Oil on monoxyl oak panel
31.5x26 cm (62.5x57 cm framed)
Partially erased signature in the lower right corner (at the foot of the bas-relief)
Old inventory numbers and wax seal of the Austrian imperial administration (customs?) on the back
Italian blackened wood frame from the end of the 17th century
This painting of a murky sensuality by Johann Franz Meskens represents the terrible moment when Lucretia is about to kill herself. It bears witness to the persistence of the Baroque taste in the first third of the 18th century in Antwerp and in the German princely courts. The tragedy of this situation is wonderfully rendered by the chiaroscuro of the room, from which the pearly and partially naked body of our heroine stands out.
1. Johann Franz Meskens, a Flemish painter under the influence of Herman van der Mijn
Johann Franz Meskens, sometimes also called Frans Meskens, is a Flemish painter about whom we have very little biographical information. He is mentioned as a master belonging to the Guild of Saint Luke in Antwerp between September 1725 and September 1728. In 1731 he entered the service of Cardinal Damian Hugo Philipp Count of Schönborn as a court painter and agent for his artistic purchases in Antwerp.
Damian Hugo Philipp of Schönborn (1676 - 1743) was appointed Cardinal in 1713 and Prince-Bishop of Speyer, one of the smallest principalities of the Holy Roman Empire, in 1719. He resided in Bruchsal (a small town in the present-day district of Karlsruhe in Baden-Württemberg), where he had a large baroque castle built from 1722 onwards by Balthazar Neumann (1687 - 1753).
The recent appearance of another painting by Meskens at a public auction has enabled us to confirm this attribution. This panel, of similar dimensions (31 x 30 cm), represents a sleeping nymph surprised by a faun. It is signed and dated (lower left) 1721.
A collection record by Cornelis Hofstede de Groote, dated 1926, mentions another panel by Meskens, signed and dated 1720, with very similar dimensions to our panel (31x25 cm). It depicts Cleopatra killing herself. It is quite possible that these two panels originally formed a pair; the existence of this Cleopatra is certainly a good indication for the dating of our painting.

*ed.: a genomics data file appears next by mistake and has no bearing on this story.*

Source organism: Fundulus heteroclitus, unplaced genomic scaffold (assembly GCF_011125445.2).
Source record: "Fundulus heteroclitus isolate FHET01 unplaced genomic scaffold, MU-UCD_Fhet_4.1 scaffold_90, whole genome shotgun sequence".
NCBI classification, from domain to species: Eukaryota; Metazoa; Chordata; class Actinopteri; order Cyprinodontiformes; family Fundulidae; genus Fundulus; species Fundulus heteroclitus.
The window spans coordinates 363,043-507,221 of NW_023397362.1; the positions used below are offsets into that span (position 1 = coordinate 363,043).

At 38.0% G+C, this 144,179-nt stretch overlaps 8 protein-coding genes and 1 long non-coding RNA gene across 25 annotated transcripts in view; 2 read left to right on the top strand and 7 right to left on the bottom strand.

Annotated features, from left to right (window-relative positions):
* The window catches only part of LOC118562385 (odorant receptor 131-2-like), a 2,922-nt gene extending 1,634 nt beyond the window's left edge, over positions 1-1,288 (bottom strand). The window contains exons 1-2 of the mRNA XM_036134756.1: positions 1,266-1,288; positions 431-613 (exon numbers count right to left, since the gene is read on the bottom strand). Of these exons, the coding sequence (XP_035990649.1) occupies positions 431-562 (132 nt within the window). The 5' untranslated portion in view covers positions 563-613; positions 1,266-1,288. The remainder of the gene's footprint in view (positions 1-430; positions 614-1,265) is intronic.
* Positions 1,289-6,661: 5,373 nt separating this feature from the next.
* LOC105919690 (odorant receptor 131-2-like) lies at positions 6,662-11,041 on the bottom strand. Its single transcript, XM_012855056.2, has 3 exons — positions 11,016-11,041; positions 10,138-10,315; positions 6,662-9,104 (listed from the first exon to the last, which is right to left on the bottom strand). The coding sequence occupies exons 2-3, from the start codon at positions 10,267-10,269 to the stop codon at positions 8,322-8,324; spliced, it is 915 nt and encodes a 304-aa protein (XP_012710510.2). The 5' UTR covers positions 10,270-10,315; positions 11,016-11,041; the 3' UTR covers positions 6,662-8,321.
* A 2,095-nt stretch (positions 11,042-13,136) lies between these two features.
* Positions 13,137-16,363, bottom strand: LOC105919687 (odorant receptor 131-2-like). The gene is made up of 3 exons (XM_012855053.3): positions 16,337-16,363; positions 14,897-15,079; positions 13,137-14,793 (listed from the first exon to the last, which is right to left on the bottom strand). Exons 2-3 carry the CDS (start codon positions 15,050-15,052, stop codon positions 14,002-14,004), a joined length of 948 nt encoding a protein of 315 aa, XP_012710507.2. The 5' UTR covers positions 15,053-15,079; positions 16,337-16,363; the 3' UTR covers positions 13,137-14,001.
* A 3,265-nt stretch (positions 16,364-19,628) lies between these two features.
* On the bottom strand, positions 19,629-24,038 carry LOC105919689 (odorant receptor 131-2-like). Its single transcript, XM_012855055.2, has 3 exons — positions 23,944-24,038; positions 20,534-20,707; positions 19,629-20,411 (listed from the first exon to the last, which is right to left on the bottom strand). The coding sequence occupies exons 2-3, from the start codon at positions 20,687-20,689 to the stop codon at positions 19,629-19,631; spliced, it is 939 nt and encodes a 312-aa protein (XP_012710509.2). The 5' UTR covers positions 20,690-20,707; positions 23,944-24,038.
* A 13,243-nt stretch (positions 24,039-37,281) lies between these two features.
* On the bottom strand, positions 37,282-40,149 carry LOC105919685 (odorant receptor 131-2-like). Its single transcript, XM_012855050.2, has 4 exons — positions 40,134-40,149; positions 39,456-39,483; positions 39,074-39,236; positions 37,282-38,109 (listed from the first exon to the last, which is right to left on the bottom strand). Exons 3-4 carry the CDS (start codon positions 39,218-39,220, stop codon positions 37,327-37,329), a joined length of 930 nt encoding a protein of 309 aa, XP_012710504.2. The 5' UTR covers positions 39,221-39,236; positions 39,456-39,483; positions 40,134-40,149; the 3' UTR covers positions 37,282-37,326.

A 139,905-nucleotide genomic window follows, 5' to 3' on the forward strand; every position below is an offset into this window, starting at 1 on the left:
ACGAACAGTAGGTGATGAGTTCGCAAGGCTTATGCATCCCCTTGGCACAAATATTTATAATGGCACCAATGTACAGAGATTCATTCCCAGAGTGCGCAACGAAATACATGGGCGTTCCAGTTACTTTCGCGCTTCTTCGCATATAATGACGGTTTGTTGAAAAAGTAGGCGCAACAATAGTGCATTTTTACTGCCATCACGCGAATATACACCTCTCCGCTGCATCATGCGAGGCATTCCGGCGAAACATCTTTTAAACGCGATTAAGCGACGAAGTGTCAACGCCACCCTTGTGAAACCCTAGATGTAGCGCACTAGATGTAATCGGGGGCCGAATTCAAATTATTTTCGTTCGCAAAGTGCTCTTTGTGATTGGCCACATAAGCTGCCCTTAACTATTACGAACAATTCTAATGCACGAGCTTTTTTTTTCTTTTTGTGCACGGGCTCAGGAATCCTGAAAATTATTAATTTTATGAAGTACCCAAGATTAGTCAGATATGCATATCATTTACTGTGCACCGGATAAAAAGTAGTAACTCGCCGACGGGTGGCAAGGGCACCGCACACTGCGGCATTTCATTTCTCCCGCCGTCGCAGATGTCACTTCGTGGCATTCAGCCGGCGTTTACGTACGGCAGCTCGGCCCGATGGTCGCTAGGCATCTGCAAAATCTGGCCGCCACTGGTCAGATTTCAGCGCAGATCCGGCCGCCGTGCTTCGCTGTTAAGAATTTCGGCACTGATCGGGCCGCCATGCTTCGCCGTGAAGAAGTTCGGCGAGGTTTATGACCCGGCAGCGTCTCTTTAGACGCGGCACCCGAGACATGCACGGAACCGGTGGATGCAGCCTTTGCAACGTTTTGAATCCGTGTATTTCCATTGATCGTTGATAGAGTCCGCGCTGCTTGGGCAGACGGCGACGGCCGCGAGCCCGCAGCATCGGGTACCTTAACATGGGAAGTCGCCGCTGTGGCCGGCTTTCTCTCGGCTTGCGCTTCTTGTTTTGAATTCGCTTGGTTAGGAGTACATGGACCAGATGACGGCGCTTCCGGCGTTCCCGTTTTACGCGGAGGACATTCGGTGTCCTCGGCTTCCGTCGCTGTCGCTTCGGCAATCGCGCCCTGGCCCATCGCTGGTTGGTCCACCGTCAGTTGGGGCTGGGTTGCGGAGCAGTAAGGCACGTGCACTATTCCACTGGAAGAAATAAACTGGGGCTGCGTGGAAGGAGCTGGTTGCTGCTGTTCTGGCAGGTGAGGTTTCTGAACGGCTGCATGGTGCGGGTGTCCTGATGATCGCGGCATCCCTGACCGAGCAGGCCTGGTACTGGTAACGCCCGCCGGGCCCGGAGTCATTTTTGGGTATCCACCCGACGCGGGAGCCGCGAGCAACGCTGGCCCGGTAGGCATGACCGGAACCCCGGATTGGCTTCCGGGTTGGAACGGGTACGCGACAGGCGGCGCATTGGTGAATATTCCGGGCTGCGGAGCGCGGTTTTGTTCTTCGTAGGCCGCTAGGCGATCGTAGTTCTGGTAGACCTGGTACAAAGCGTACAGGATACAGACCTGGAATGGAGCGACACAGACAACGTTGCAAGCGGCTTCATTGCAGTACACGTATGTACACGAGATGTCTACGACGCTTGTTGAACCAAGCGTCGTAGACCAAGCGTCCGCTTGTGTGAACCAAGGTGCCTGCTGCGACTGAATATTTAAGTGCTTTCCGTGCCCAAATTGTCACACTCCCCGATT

The influence of Adrian van der Werff (1659 - 1722) and the Feinmaler of the Leiden school - in particular Willem van Mieris (1662 - 1747) - is very clear in these two paintings by Meskens, and more specifically in the meticulous description of fabrics and drapery.
However, it is also interesting to compare these two panels with some mythological works of Herman van der Mijn (Amsterdam 1684 - London 1741).
Trained by the flower painter Ernst Stuven (1657 - 1712), Van der Mijn became a master at the Guild of Saint Luke in Antwerp in 1712, some ten years before Meskens. In 1713 he moved to Düsseldorf as a court painter to the Elector Palatine Johann Wilhelm II, where he remained until 1716. After starting out as a flower painter, he took up history painting during his stay in Düsseldorf.
The painting representing Venus and Ceres, which has been recently sold at an auction, is very similar to our panel: it depicts a female figure, in an oblique position, generously denuded, in a richly decorated interior framed by draperies.
2. Description of the work
Lucretia is a legendary figure in Roman history whose life has been written about by several authors, in particular by Livy. Renowned for her beauty and even more for her virtue, she is the wife of Lucius Tarquinius Collatinus. She was raped by her husband's first cousin, Sextus Tarquin, who was the youngest son of the King of Rome, Tarquin the Magnificent. After her abuser’s departure, she summoned her father and her husband asking for revenge and committed suicide in front of them, preferring death to dishonour. The story of Lucretia is considered an exemplum (the story of a person whose deeds are worthy of imitation) and since the late Middle Ages Lucretia has often been represented among the Nine Worthies alongside other women of exemplary courage, such as Veturia (the mother of Coriolan) or Virginia. During the Baroque period she is often depicted in pairs with Cleopatra, whose fate she shares.
Lucretia is shown here sitting on her bed, framed by heavy embroidered velvet curtains. In the background of the alcove appears a richly decorated headboard. The whole picture exudes a murky sensuality. With her eyes turned towards the sky, her chest offered to our gaze, Lucretia holds a dagger in her right hand with which she is about to strike herself while her left hand is left open as a sign of an offering. The crumpled carpet at her feet is like a silent witness to the violence that has just been done to her.
The chromatic range of this painting is of great subtlety. Lucretia is richly dressed in a silky white dress and carries a yellow stole whose clarity contrasts with the warm colours that surround her: the red of the carpet, the plum of the curtains and the orange of the alcove’s walls.
To accompany this work, we have chosen an Italian frame from the end of the 17th century in blackened wood which brings out all the chromatic richness.
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